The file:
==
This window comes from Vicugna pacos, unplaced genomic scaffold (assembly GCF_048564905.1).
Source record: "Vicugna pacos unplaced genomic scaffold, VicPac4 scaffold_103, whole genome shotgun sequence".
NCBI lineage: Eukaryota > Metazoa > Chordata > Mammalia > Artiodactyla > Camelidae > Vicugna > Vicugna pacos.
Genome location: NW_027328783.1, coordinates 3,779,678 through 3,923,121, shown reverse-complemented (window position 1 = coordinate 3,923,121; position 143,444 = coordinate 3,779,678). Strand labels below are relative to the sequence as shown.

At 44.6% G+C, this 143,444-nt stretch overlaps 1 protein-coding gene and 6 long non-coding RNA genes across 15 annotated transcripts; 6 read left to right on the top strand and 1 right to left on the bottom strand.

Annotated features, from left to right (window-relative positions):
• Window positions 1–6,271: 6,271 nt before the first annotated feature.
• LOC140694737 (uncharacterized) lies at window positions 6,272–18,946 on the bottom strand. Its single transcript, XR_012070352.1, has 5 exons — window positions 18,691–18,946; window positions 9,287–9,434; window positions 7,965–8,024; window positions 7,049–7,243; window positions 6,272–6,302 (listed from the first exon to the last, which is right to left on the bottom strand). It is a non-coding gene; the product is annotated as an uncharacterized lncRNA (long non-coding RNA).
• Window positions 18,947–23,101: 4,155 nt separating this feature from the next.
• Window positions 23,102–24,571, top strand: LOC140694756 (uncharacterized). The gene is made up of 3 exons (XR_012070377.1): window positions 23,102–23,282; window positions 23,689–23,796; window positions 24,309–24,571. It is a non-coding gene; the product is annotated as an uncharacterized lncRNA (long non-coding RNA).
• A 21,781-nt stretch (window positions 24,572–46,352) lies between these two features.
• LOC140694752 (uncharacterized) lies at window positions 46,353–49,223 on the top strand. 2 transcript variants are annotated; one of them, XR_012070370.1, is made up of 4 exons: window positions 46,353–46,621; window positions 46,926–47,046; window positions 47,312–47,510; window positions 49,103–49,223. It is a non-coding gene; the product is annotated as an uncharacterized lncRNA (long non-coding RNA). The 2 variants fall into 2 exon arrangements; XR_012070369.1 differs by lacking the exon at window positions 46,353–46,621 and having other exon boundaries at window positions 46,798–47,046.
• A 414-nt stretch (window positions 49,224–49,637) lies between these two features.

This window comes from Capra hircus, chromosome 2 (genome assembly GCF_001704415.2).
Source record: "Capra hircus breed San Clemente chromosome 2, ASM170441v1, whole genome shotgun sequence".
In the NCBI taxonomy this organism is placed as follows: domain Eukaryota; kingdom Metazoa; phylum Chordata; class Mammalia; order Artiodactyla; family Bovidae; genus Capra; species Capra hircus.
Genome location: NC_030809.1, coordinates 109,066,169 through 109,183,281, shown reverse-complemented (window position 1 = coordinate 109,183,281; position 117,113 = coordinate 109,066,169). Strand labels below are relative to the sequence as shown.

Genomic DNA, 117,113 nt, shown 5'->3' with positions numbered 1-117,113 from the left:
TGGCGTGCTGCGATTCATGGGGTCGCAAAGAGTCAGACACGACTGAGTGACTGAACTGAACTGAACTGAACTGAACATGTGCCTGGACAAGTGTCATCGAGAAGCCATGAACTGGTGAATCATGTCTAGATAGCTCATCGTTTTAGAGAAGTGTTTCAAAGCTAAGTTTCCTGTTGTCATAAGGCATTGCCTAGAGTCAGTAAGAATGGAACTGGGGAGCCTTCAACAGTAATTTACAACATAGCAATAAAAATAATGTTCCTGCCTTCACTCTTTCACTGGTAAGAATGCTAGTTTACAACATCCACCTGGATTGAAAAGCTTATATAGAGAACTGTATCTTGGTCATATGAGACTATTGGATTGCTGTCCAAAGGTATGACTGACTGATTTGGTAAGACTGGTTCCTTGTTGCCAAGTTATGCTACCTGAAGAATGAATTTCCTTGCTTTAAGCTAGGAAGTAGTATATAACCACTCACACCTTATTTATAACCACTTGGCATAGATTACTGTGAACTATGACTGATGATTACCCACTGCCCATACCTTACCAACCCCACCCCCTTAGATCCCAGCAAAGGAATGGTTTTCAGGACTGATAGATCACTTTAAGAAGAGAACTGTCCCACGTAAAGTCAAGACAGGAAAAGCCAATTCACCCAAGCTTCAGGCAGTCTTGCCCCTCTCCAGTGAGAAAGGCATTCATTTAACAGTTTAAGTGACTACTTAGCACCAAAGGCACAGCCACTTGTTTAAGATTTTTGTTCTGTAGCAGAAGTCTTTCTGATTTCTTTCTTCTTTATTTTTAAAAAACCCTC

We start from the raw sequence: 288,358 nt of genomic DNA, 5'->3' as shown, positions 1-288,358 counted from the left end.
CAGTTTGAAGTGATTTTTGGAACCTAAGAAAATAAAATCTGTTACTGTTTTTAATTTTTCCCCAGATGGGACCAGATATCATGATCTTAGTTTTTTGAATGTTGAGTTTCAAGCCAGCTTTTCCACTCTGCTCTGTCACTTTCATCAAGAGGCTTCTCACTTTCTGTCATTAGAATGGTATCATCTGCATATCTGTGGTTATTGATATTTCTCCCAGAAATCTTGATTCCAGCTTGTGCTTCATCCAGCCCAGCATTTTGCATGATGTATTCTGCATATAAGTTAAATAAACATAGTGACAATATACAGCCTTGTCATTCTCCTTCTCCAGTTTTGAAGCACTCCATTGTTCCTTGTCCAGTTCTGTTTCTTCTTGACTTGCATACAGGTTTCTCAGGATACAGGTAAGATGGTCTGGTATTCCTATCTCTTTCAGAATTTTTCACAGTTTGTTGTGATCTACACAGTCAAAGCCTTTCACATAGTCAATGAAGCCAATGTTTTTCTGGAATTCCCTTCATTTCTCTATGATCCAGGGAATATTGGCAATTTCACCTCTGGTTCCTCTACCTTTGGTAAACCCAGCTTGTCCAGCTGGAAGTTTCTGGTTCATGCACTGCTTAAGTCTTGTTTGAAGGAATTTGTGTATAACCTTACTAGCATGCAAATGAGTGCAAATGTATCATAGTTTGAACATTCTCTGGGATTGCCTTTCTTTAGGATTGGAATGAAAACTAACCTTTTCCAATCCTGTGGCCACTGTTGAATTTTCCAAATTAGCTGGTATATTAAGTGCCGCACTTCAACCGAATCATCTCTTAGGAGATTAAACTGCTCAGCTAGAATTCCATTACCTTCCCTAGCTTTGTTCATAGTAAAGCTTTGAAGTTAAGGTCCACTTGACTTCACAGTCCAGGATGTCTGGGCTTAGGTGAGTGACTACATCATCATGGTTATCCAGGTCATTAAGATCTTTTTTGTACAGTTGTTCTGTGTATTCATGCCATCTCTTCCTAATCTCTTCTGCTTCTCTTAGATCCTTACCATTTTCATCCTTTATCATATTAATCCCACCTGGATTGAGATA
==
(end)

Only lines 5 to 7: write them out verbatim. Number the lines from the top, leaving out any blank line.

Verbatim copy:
At 44.6% G+C, this 143,444-nt stretch overlaps 1 protein-coding gene and 6 long non-coding RNA genes across 15 annotated transcripts; 6 read left to right on the top strand and 1 right to left on the bottom strand.

Annotated features, from left to right (window-relative positions):
• Window positions 1–6,271: 6,271 nt before the first annotated feature.